So, while discussing problems with friends, I came across a capacitors problem which looked something like this:
So, my questions are:
Can this be called a capacitor even though it same polarity of charge on the plates?
Charge – After closing the switch, will there be equal chares on both plates (each ($Q_1 + Q_2$)/2) in order to minimise repulsion? — Update : I’ve figured this out using Guass’s law. You can ignore this part.
How do I find the energy in the first configurations? Can I find the electric field due to one plate, integrate it to get potential and then multiply the charge on the other plate to get the energy? Or is there any other method? — Update : I have found a method a for this. Find the voltage (charge on inner surface)/C and then use $(1/2)(C)(V^2)$. But, I am not sure whether this is correct because it only takes into account the charges on the inner surfaces.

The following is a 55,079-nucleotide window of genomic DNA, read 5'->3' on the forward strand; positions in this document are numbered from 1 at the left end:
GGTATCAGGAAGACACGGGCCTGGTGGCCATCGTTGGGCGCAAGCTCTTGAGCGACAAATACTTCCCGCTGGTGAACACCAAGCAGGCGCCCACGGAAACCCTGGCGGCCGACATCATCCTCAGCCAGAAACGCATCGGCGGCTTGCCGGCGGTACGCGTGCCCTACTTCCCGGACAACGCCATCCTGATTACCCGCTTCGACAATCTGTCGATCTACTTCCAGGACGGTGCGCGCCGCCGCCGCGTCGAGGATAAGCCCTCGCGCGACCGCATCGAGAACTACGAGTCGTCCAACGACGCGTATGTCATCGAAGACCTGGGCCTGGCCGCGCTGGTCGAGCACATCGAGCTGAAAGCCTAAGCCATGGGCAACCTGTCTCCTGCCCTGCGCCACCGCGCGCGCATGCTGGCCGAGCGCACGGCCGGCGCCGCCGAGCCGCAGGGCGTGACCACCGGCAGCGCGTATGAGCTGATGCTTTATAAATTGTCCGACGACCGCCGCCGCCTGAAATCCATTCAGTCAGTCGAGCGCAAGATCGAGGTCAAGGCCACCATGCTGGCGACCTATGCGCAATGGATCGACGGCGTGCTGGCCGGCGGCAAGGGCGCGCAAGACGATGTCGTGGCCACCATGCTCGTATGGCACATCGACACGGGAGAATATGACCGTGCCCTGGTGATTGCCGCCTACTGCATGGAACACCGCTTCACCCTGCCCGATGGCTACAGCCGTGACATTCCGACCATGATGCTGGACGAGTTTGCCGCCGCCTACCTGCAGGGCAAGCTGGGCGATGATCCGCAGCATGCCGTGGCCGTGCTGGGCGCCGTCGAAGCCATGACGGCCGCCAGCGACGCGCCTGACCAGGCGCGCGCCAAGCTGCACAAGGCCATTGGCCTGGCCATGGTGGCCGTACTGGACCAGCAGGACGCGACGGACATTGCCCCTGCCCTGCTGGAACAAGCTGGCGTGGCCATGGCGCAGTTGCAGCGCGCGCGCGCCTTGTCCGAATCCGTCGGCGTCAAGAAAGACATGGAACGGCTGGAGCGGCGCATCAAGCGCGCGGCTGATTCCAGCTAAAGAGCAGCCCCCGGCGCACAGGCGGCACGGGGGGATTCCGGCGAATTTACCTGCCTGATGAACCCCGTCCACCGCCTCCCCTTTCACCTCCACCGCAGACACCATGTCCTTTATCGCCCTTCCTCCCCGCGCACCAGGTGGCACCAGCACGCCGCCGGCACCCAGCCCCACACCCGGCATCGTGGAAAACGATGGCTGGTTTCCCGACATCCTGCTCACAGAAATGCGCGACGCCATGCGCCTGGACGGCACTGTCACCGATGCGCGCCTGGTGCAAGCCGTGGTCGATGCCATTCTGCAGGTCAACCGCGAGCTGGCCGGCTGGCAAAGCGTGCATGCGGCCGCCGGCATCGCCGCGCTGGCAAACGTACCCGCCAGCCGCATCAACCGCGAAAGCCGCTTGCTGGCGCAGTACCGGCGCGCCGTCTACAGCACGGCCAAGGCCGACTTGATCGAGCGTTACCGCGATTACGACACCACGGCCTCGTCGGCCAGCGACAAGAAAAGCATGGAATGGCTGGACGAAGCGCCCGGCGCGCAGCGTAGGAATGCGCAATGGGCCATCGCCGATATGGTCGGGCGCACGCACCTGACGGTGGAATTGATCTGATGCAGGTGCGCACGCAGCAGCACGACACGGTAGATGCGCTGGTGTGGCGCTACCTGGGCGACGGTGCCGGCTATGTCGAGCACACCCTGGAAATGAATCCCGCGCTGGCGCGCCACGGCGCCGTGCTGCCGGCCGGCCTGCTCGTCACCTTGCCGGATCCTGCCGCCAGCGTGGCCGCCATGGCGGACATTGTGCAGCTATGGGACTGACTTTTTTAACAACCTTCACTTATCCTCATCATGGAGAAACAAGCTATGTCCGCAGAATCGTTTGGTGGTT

In the second case, will the energy stored be zero because the potential difference is zero? Then again, there are some positive near each other, repelling each other and held together by by the metal plates only. Shouldn’t these have a potential energy just like two point positive charges kept some distance apart? This is why I think that the method in question 3 (i.e, the formula $(1/2)(C)(V^2)$) could be wrong when the plates have unequal charges.
If energies found in part 3 and 4 are not equal, where would the difference go? I think it can't be heat since there is no resistance (assume ideal wires) — Update : I have learned through a comment on my answer to a similar question that this energy is lost in the form of EM radiations.
Your help would be appreciated.
PS: Sorry if there are too many questions. I felt that they are all related to each other, and so I put them in a single post.